Across the United States, there will be re-enactments and parades, cannon salutes and speeches.
The U.S. Postal Service plans to issue a commemorative stamp, while the Massachusetts Historical Society will display the pen Abraham Lincoln used on Jan. 1, 1863, to formally declare millions of slaves free.
But the star of next week’s 150th anniversary of the Emancipation Proclamation will be the document itself, which Washington’s National Archives is set to display for three days starting on Sunday in a rare showing.
Because of its fragility and to reduce exposure to light, the proclamation, signed in the middle of the Civil War, is only shown a few days a year. The five-page, hand-written document, originally tied with red and blue ribbons, was transferred from the Department of State to the National Archives in 1936.
In addition to displaying the document, the National Archives is putting on a yearlong program examining the document’s role in expanding human freedom. It will look at what led to the proclamation and at its legacy, examining questions that historian James Oakes said swirled around the proclamation even before Lincoln signed it.
“Ever since … it was issued, it has been subjected to radically incompatible mythologies,” said Oakes, a Lincoln scholar at the City University of New York.
Supporters of the proclamation declared it wiped out slavery with the stroke of a pen, Oakes said, while detractors alleged it did not free a single slave.
Lincoln’s proclamation formally declared free 3 million slaves held in areas that were in rebellion against the U.S. government. It also invited black men to join the Union army and navy; almost 200,000 enlisted during the 1861-65 war.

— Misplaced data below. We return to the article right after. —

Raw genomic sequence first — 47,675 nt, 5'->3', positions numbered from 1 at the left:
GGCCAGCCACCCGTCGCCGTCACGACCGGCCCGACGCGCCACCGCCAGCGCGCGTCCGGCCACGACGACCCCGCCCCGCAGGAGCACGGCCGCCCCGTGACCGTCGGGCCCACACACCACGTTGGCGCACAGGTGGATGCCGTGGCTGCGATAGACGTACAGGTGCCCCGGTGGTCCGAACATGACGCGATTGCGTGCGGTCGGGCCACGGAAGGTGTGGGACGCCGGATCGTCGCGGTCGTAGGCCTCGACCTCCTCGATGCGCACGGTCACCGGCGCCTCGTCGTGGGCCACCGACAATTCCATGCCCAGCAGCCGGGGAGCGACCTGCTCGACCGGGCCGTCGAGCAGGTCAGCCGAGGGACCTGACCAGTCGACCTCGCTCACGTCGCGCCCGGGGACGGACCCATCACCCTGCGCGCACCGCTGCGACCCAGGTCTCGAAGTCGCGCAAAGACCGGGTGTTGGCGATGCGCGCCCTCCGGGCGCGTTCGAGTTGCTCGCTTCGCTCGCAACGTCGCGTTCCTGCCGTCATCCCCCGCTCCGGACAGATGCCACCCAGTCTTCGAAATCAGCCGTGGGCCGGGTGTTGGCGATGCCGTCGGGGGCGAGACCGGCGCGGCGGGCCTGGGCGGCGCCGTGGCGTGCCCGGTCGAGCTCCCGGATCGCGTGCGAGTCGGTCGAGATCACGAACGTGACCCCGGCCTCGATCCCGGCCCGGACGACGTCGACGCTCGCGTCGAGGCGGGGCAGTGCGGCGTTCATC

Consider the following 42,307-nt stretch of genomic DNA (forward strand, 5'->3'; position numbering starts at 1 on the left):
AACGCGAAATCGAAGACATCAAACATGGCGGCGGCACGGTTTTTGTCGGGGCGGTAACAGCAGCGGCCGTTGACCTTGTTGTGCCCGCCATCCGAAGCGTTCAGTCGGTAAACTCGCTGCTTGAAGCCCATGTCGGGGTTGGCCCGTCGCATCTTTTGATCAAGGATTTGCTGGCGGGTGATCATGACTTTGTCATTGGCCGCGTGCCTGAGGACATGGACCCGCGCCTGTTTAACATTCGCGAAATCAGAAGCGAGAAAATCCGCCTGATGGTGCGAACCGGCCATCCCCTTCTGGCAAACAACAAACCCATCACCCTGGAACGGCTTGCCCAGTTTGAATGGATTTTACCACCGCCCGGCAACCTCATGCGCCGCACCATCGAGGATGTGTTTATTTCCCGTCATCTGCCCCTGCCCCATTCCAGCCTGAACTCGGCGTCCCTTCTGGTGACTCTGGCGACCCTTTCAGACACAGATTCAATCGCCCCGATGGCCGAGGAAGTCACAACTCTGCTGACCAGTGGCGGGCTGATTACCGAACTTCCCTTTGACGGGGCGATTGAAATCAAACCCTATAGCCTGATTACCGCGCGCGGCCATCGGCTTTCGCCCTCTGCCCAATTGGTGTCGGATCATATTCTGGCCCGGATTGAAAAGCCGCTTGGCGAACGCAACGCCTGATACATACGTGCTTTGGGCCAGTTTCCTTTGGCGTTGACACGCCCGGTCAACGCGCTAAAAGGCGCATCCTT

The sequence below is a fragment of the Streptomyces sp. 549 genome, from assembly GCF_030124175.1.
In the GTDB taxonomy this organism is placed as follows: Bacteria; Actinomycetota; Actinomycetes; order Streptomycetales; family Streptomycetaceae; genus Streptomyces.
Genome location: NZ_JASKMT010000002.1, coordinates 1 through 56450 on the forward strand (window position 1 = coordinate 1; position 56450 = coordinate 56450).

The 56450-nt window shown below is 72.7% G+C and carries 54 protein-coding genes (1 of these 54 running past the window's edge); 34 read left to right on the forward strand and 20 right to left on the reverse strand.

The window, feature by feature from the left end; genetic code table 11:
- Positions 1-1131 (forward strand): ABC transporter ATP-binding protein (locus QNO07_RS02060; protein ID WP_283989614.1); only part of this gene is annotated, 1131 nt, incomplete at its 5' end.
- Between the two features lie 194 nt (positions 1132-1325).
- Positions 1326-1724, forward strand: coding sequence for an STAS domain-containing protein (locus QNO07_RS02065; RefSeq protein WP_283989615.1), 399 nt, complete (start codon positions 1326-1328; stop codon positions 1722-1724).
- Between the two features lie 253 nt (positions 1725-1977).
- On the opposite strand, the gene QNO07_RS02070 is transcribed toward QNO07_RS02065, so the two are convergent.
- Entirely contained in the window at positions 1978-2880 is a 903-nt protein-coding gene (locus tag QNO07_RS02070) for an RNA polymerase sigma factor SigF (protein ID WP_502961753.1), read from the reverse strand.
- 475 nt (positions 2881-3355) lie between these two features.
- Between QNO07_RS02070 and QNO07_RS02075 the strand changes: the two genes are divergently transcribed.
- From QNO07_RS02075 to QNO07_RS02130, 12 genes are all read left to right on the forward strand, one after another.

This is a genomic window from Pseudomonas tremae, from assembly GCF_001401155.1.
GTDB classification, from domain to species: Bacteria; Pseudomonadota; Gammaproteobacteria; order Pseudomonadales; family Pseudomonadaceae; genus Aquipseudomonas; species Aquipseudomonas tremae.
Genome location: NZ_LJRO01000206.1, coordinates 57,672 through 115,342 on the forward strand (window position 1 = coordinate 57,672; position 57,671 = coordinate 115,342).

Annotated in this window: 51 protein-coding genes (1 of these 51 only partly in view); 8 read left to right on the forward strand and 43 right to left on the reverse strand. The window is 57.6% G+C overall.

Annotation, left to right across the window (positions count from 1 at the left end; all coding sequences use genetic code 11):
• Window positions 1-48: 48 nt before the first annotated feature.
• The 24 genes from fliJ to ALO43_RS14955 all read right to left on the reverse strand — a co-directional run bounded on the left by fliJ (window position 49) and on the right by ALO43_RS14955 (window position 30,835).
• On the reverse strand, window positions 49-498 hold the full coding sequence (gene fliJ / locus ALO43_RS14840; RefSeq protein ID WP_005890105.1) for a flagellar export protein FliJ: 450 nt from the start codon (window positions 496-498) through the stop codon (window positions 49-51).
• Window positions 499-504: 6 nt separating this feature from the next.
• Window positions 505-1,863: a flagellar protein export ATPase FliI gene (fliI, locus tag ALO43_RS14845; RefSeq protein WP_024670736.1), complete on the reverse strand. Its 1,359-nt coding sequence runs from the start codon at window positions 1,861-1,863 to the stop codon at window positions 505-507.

Once signed, the Emancipation Proclamation put freedom for slaves at the top of the wartime agenda and added moral force to the Union cause, according to scholars.
It was a milestone to passage of a constitutional amendment abolishing slavery, an event portrayed in director Steven Spielberg’s hit movie “Lincoln,” and also the biggest confiscation of private property in U.S. history, Oakes said.
“It accustomed northern voters to the idea that when the war was over, slavery would be destroyed,” he said.
Critics, including civil rights campaigners of the 1950s and 1960s, have long belittled the Emancipation Proclamation for failing to go far enough. But Oakes said their complaints blurred the distinction between gaining freedom and getting civil rights.
Viewing of the document at the Archives will include musical performances, a dramatic reading of the proclamation and a version of Watch Night, when blacks held nightlong vigils ahead of the signing.
Elsewhere, cities and local governments have organized celebrations that include re-enactors, parades, cannon salutes and speeches. And in Norwich, Connecticut, a ceremony will be held to ring a new 250-pound (112 kg) Freedom Bell, billed by the city as the first U.S. bell to commemorate the proclamation.
For a transcription of the Emancipation Proclamation, click on http://www.archives.gov/exhibits/featured_documents/emancipation_proclamation/transcript.html